Wis. Judge Strikes Down Right-to-Work Law

     MADISON, Wis. (CN) – A Wisconsin judge has struck down the state’s so-called “right to work” law, eliciting a vow from the Republican attorney general that an appeal is imminent.
     Dane County Circuit Court Judge William C. Foust issued the decision late Friday, according to a statement from the state Department of Justice.
     The law, which prevents unions from charging dues to nonmembers that may benefit from their services, is one of several like it passed in “over half” of U.S. states, according to the statement
     Wisconsin’s law was signed by Gov. Scott Walker after a 24-hour session in the Republican-controlled legislature ended on March 6, 2015. The lawsuit followed a day later.
     The unions who brought suit were unable to secure a temporary injunction that same month.
     Though Wisconsin Attorney General Brad Schimel was quick to point out Friday that no such challenge has survived in any other state, Frederick Perillo of Milwaukee-based The Previant Law Firm argued at the March 2015 hearing that Wisconsin is different than at least one precedential decision.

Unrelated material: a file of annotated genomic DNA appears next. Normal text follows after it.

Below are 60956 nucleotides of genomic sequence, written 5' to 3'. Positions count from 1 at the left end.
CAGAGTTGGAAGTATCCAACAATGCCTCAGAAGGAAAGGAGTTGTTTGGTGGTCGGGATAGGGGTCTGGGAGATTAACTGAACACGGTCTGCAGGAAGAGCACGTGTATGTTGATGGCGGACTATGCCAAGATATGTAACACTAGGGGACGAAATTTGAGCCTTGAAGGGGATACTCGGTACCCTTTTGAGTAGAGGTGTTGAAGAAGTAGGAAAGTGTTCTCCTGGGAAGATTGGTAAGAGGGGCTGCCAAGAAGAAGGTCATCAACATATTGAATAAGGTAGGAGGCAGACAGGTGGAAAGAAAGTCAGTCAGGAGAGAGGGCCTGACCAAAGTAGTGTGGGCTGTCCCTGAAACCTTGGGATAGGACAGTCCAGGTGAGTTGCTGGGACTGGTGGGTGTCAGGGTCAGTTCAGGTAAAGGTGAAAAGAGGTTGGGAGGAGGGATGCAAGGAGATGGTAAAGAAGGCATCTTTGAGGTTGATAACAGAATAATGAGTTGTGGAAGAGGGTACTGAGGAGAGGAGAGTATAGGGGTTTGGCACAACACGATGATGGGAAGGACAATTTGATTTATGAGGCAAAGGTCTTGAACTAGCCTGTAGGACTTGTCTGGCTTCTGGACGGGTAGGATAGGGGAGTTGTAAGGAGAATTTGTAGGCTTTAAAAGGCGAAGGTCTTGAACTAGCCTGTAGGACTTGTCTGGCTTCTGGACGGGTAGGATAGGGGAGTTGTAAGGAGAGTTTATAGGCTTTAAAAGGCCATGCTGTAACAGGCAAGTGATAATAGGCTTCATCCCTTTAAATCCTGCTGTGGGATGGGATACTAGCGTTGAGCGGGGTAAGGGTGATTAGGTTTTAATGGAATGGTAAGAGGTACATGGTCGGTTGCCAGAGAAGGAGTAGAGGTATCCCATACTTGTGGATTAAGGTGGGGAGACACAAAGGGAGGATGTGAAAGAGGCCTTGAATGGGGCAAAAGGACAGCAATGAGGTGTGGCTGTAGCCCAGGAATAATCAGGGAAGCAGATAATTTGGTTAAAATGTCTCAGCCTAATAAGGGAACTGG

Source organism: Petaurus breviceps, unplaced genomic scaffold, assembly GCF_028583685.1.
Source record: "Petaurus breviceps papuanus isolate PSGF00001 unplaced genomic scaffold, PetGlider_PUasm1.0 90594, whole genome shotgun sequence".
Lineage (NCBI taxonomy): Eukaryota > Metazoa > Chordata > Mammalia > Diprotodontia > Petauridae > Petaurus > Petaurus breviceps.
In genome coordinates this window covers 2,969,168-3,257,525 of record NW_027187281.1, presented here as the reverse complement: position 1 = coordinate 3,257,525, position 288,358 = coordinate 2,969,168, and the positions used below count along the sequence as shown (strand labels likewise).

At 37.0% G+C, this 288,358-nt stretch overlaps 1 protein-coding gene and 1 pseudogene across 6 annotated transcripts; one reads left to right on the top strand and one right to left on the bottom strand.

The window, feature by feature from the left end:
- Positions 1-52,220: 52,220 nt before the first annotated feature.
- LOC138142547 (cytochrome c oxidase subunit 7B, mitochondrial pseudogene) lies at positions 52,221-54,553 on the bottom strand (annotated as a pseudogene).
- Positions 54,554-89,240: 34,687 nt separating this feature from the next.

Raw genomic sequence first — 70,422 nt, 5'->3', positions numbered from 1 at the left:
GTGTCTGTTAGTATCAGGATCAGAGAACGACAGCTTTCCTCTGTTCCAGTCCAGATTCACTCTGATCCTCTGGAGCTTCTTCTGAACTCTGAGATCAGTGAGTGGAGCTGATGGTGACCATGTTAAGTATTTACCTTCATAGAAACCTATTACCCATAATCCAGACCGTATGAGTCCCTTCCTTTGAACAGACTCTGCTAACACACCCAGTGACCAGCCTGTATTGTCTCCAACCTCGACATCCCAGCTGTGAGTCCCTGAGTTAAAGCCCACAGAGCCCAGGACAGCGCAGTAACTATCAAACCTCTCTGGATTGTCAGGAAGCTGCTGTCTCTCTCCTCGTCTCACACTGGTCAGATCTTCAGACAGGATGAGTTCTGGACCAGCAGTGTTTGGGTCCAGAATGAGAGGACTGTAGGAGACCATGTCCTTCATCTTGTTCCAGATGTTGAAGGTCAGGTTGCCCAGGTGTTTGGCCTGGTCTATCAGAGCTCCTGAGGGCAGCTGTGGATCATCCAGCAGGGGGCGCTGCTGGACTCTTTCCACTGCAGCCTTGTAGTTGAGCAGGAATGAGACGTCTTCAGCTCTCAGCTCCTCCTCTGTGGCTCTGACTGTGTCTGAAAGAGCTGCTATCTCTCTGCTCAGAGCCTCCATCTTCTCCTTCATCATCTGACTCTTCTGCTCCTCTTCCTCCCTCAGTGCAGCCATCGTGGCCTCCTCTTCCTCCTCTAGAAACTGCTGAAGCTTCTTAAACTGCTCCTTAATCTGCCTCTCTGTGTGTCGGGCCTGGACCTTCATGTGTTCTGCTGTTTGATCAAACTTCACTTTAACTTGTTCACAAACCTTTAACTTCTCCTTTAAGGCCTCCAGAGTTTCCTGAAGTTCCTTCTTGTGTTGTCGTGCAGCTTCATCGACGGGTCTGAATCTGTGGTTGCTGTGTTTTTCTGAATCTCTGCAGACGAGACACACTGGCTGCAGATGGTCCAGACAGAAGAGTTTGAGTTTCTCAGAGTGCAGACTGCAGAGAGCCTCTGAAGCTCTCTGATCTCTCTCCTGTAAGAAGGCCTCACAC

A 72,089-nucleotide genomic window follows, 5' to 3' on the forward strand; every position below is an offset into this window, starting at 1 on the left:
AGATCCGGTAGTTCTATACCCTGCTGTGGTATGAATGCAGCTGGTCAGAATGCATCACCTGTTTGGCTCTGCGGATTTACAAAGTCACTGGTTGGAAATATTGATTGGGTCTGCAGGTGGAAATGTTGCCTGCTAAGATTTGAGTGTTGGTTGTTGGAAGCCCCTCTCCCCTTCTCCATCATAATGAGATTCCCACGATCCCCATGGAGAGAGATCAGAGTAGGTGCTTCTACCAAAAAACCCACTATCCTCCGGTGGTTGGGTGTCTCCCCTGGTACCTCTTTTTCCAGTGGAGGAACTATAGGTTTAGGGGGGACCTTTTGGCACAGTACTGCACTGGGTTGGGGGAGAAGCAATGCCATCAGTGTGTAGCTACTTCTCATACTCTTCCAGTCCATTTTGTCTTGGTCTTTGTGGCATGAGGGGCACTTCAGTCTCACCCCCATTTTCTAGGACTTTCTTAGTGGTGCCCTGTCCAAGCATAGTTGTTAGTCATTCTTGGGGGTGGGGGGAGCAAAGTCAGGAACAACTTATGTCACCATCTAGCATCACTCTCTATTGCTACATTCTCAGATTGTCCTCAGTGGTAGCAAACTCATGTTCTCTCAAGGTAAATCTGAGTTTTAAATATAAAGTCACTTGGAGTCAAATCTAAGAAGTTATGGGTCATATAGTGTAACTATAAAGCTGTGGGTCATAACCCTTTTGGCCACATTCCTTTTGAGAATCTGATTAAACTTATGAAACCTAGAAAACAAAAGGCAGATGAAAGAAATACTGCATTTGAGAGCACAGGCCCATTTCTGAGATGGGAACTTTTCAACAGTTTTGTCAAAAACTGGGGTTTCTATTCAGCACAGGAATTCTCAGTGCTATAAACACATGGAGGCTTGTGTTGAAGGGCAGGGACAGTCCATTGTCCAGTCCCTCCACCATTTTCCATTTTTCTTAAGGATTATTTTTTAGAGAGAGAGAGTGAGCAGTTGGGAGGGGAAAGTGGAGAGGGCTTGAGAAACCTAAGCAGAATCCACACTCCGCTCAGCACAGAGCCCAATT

In a challenge to Indiana’s right-to-work law, the court found that the unions’ right to be the exclusive bargaining unit of employees was just compensation for forbidding forced payments from nonmembers.
     “That argument cannot be true in Wisconsin,” Perillo said of the Indiana case. “It would violate a specific Supreme Court decision.”
     In Wisconsin, Perillo said, Supreme Court precedent does not allow just compensation in any form but money.
     Both parties argued the case’s merits at a Feb. 25, 2016 hearing, according to online court records, but the unions prevailed – for now.
     “We are extremely disappointed that the Dane County Circuit Court struck down Wisconsin’s right-to-work law, but we are confident the law will be upheld on appeal,” Schimel said in a statement.

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